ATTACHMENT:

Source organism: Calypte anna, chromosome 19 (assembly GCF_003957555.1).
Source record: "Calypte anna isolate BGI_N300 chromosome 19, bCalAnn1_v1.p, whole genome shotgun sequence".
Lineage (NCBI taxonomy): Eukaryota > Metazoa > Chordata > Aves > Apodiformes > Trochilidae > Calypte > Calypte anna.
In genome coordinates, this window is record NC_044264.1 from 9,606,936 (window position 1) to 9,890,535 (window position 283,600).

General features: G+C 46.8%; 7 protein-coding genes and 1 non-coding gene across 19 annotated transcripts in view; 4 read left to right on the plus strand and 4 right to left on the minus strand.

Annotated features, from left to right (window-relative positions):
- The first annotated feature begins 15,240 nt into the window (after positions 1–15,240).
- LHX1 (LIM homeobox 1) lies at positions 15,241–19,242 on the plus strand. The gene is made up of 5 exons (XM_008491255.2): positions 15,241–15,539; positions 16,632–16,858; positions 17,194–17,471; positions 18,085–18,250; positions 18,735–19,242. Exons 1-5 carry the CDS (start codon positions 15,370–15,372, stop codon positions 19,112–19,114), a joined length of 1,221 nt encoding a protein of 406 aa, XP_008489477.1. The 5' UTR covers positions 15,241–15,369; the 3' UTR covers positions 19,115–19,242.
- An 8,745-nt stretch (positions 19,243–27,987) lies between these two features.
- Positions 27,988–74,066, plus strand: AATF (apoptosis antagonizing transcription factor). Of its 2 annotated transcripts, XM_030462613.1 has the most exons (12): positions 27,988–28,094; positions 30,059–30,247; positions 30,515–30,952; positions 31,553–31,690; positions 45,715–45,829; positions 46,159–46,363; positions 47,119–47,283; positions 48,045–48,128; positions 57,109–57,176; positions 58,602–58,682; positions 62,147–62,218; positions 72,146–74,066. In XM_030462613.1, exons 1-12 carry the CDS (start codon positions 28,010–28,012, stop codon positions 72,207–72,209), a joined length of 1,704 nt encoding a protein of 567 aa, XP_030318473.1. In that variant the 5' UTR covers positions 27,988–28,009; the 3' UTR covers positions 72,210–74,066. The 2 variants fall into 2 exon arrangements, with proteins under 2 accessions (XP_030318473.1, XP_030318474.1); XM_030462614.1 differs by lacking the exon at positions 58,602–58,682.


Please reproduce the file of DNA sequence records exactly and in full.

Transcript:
Source organism: Calypte anna, chromosome 19 (assembly GCF_003957555.1).
Source record: "Calypte anna isolate BGI_N300 chromosome 19, bCalAnn1_v1.p, whole genome shotgun sequence".
Lineage (NCBI taxonomy): Eukaryota > Metazoa > Chordata > Aves > Apodiformes > Trochilidae > Calypte > Calypte anna.
In genome coordinates, this window is record NC_044264.1 from 9,606,936 (window position 1) to 9,890,535 (window position 283,600).

General features: G+C 46.8%; 7 protein-coding genes and 1 non-coding gene across 19 annotated transcripts in view; 4 read left to right on the plus strand and 4 right to left on the minus strand.

Annotated features, from left to right (window-relative positions):
- The first annotated feature begins 15,240 nt into the window (after positions 1–15,240).
- LHX1 (LIM homeobox 1) lies at positions 15,241–19,242 on the plus strand. The gene is made up of 5 exons (XM_008491255.2): positions 15,241–15,539; positions 16,632–16,858; positions 17,194–17,471; positions 18,085–18,250; positions 18,735–19,242. Exons 1-5 carry the CDS (start codon positions 15,370–15,372, stop codon positions 19,112–19,114), a joined length of 1,221 nt encoding a protein of 406 aa, XP_008489477.1. The 5' UTR covers positions 15,241–15,369; the 3' UTR covers positions 19,115–19,242.
- An 8,745-nt stretch (positions 19,243–27,987) lies between these two features.
- Positions 27,988–74,066, plus strand: AATF (apoptosis antagonizing transcription factor). Of its 2 annotated transcripts, XM_030462613.1 has the most exons (12): positions 27,988–28,094; positions 30,059–30,247; positions 30,515–30,952; positions 31,553–31,690; positions 45,715–45,829; positions 46,159–46,363; positions 47,119–47,283; positions 48,045–48,128; positions 57,109–57,176; positions 58,602–58,682; positions 62,147–62,218; positions 72,146–74,066. In XM_030462613.1, exons 1-12 carry the CDS (start codon positions 28,010–28,012, stop codon positions 72,207–72,209), a joined length of 1,704 nt encoding a protein of 567 aa, XP_030318473.1. In that variant the 5' UTR covers positions 27,988–28,009; the 3' UTR covers positions 72,210–74,066. The 2 variants fall into 2 exon arrangements, with proteins under 2 accessions (XP_030318473.1, XP_030318474.1); XM_030462614.1 differs by lacking the exon at positions 58,602–58,682.